We are slowly approaching the stage where we want to make multi-track video of the following type available and accessible:
- original video track
- original audio track
- dubbed audio tracks in n different languages
- audio description track in n different langauges
- sign language video tracks in n different sign langauges
- caption tracks in n different langauges
- multiple other time-aligned text tracks in different langauges
- audio and video track from different camera angles
- music and speech tracks can be separate
- different quality tracks are available
- accompanying images, e.g. slides for a presentation
One of the issues with such a sizeable number of tracks is how to display them. Some of them are alternatives, some of them additions. Sign language is typically presented in a PiP (picture-in-picture) approach. If we have a music and a speech (or singing) track, we may want to have control over removing certain tracks – e.g. to be able to do karaoke. Caption and subtitle tracks in the same language are probably alternatives, while in different languages they could be additions. It is not a trivial challenge to handle such complex files in an application.
At this point, I am only trying to solve a sub-challenge. As we talk about a particular track in a multi-track media file, we will want to identify it by name. Should there be a standard for naming the track, so that we can e.g. address them by a URL, e.g. with the intention of only delivering a subset of tracks from the larger file? We could introduce that for Ogg – but maybe there is an opportunity to do this across file formats?
To find some answers to these and related questions, I want to discuss two approaches.
The first approach is a simple numbering approach. In it, the audio, video, and annotation tracks are all ordered and then numbered through. This will result in the following sets of track names: video … [n], audio … [n], timed text … [n], and possibly even timed images … [n]. This approach is simple, easy to understand, and only requires ordering the tracks within their types. It allows addressing of a particular track – e.g. as required by the media fragment URI scheme for track addressing. However, it does not allow identification of alternatives, additions, or presentation styles.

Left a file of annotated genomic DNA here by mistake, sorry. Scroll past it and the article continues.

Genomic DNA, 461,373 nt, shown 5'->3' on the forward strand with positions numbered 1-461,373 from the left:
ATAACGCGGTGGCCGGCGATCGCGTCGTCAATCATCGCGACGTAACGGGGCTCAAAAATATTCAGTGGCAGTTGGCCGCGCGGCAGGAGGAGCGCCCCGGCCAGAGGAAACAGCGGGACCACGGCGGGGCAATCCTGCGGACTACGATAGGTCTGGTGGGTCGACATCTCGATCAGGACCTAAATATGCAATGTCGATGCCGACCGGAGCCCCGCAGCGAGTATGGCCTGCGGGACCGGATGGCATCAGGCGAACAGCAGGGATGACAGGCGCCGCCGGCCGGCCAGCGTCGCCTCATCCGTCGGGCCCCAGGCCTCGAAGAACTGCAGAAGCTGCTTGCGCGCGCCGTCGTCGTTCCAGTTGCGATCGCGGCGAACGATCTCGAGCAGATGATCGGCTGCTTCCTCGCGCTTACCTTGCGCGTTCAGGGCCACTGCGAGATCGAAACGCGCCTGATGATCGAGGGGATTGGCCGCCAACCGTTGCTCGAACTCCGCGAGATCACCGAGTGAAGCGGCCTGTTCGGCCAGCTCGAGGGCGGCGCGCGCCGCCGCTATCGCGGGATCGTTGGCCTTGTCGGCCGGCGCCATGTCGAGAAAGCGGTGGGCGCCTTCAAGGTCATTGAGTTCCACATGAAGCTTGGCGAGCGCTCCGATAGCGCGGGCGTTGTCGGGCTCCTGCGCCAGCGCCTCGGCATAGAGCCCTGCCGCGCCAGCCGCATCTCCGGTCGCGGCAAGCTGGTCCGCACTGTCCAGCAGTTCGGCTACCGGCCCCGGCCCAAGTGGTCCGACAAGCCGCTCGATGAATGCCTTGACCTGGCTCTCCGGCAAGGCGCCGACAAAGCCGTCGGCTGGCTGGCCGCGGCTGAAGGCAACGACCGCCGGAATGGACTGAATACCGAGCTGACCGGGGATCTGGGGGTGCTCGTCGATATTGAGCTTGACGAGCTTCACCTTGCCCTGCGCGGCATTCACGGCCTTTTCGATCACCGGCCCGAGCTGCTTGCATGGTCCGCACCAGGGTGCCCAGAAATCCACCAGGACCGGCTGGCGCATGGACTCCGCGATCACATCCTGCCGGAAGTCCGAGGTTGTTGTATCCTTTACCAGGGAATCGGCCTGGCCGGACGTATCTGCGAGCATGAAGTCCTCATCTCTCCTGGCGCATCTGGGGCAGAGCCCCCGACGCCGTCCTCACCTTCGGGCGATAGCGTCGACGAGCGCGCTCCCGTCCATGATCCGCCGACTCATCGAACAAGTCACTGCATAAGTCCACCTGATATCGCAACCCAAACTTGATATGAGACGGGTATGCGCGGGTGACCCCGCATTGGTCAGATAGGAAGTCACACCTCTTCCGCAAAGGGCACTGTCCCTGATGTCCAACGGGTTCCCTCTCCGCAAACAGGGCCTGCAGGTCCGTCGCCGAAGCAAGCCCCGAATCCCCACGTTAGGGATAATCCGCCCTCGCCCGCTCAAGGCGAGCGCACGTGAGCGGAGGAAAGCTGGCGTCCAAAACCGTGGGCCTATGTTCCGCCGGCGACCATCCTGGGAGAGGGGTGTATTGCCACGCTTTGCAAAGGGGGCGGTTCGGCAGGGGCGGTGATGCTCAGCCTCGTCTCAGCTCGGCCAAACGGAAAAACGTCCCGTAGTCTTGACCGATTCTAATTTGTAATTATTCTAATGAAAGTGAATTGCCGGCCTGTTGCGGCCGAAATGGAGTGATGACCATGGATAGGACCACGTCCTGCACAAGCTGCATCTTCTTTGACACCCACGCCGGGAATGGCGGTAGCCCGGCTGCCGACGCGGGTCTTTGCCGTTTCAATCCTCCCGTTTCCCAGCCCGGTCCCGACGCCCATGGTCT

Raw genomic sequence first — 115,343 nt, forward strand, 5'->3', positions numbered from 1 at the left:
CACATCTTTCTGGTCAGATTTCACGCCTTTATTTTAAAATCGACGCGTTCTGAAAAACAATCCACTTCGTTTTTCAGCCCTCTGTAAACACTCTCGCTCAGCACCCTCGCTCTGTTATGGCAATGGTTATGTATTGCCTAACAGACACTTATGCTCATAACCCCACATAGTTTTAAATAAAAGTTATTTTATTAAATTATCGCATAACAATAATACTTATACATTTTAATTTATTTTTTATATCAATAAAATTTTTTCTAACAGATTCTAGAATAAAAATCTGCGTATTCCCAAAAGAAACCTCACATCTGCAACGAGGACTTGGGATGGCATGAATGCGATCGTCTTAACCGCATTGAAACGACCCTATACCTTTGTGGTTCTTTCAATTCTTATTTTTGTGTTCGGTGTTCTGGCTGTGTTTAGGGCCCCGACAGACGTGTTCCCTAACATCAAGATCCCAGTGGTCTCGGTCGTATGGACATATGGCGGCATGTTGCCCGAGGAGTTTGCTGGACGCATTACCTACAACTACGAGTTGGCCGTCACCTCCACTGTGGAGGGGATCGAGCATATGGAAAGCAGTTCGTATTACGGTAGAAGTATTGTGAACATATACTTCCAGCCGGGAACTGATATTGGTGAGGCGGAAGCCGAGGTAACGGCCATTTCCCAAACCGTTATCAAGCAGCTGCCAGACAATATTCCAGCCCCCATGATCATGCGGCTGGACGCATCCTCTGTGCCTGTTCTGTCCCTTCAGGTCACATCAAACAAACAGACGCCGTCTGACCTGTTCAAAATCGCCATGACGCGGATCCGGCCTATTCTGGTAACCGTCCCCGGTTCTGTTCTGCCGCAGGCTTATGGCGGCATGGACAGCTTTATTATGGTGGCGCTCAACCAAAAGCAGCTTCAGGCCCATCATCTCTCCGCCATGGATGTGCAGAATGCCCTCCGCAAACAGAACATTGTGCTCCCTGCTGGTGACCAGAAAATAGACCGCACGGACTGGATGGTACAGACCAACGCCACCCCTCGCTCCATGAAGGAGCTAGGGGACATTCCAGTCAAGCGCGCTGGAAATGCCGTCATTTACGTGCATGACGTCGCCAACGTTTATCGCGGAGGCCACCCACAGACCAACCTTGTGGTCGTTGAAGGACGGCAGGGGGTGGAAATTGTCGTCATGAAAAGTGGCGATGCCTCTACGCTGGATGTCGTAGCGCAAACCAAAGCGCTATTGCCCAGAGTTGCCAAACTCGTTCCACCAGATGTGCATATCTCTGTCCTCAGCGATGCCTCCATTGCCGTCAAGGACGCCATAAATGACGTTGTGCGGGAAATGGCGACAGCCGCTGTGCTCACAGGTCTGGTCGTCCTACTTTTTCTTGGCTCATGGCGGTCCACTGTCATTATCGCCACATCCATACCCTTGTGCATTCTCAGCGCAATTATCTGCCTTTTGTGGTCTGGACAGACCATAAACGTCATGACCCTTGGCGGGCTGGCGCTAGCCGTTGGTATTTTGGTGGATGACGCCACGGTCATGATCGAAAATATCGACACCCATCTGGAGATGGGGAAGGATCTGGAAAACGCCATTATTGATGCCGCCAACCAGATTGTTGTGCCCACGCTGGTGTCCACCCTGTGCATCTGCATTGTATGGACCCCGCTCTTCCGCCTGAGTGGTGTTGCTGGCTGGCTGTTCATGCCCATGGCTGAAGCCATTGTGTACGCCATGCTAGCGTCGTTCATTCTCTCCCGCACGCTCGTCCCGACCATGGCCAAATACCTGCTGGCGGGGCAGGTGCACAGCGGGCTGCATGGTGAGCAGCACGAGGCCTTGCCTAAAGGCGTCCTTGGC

Should alternatives, additions, and presentation styles be encoded in the name of track? Or should this information go into a meta description area of the multi-track video? Something like skeleton in Ogg? Or should it go a step further and be buried in an external information file such as an m3u file (or ROE for Ogg)?
I want to experiment here with the naming scheme and what we would need to specify to be able to decide which tracks to ignore and which to combine for a presentation. And I want to ask for your comments and advice.
This requires listing exactly what types of content tracks we may have to deal with.
In the video space, we have at minimum the following track types:
- main video content – with alternative camera angles
- subsidiary video content – with alternative camera angles
- sign language videos – in alternative languages
Alternatives are defined by camera angle and language. Also, each track can be made available in a different quality. I’d also regard additional image content, such as slides in a presentation, into subsidiary video content. So, here we could use a scheme such as video_[main,side,sign]_language_angle.
In the audio space, we have at minimum the following track types:
- main audio content – in alternative languages
- background audio content – e.g.music, SFX, noise
- foreground speech or singing content – in alternative languages
- audio descriptions – in alternative languages
Alternatives are defined by language and content type. Again, each track can be made available in a different quality. Here we could use a scheme such as audio_type_language.
In the text space, we have at minimum the following track types:
- subtitles – in different languages
- captions – in different languages
- textual audio descriptions – in different languages
- other time-aligned text – in different languages
Alternatives are defined by language and content type – e.g. lyrics, captions and subtitles really compete for the same screen space. Here we could use a scheme such as text_type_language.
A generic track naming scheme
It seems, the generic naming scheme of
can cover all cases.
Are there further track types, further alternatives I have missed? What do you think?